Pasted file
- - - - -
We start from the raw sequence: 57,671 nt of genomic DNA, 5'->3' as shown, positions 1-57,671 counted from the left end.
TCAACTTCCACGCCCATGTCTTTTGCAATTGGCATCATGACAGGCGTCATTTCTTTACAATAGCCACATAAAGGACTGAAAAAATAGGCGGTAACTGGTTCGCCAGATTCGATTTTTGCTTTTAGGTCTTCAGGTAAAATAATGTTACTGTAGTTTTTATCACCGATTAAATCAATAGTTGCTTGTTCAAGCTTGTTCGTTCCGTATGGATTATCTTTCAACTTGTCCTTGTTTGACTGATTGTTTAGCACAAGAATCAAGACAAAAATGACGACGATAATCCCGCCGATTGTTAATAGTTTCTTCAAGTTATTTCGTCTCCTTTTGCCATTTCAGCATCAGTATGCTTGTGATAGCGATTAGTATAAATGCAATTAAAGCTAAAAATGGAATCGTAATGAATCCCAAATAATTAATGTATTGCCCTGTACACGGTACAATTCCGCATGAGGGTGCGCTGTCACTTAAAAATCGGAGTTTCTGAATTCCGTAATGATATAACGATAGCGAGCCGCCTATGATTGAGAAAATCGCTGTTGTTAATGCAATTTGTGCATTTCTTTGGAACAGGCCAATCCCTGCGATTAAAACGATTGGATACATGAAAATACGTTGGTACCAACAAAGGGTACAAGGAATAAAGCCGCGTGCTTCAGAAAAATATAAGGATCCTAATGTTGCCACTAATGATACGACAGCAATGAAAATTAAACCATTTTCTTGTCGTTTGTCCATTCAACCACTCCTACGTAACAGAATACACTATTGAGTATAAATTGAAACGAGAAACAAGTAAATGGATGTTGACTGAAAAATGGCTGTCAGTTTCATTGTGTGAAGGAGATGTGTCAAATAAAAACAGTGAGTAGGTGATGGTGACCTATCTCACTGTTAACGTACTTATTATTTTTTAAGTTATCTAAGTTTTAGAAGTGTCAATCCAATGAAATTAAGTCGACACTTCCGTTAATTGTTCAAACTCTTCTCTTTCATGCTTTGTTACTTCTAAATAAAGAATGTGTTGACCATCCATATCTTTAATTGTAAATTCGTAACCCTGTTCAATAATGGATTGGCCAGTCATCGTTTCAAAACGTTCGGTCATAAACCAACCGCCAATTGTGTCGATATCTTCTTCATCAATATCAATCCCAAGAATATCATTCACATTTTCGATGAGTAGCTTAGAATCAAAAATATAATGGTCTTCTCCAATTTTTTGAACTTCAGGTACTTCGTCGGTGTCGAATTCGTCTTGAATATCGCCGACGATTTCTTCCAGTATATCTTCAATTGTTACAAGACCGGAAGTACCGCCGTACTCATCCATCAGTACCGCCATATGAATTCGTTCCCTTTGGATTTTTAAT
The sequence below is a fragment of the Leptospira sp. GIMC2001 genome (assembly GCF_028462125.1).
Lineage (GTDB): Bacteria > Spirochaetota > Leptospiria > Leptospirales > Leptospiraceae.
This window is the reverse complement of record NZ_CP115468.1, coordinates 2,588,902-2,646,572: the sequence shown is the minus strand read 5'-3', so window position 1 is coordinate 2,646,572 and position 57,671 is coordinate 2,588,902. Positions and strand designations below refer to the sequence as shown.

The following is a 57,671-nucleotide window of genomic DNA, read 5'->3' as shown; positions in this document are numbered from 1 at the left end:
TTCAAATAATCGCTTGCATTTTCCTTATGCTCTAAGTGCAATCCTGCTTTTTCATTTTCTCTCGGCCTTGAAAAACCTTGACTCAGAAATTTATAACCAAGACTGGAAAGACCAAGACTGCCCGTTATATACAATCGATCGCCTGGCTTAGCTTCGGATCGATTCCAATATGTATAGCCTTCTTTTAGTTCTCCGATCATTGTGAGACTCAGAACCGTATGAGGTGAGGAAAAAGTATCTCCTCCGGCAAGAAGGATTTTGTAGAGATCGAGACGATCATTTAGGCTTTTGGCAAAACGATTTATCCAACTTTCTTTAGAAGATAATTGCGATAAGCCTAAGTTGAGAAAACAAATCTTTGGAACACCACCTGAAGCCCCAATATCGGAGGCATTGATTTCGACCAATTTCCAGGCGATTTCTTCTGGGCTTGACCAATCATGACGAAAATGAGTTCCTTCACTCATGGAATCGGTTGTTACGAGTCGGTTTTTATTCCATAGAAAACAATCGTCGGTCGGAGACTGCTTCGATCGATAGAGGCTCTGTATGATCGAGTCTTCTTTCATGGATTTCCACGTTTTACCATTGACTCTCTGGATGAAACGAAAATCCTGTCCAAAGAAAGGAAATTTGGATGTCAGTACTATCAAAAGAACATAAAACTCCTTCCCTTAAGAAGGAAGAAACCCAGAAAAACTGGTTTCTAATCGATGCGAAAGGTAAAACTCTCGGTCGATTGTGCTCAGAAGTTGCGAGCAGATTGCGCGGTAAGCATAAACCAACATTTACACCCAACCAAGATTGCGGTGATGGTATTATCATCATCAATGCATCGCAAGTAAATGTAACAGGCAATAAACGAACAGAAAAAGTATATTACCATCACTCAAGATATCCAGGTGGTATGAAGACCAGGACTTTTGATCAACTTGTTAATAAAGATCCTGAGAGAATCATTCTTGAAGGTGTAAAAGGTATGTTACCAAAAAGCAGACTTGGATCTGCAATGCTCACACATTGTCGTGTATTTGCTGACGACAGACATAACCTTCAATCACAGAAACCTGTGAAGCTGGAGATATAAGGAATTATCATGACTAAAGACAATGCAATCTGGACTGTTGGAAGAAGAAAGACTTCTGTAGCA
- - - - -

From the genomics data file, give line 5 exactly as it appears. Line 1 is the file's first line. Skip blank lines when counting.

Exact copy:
This window is the reverse complement of record NZ_CP115468.1, coordinates 2,588,902-2,646,572: the sequence shown is the minus strand read 5'-3', so window position 1 is coordinate 2,646,572 and position 57,671 is coordinate 2,588,902. Positions and strand designations below refer to the sequence as shown.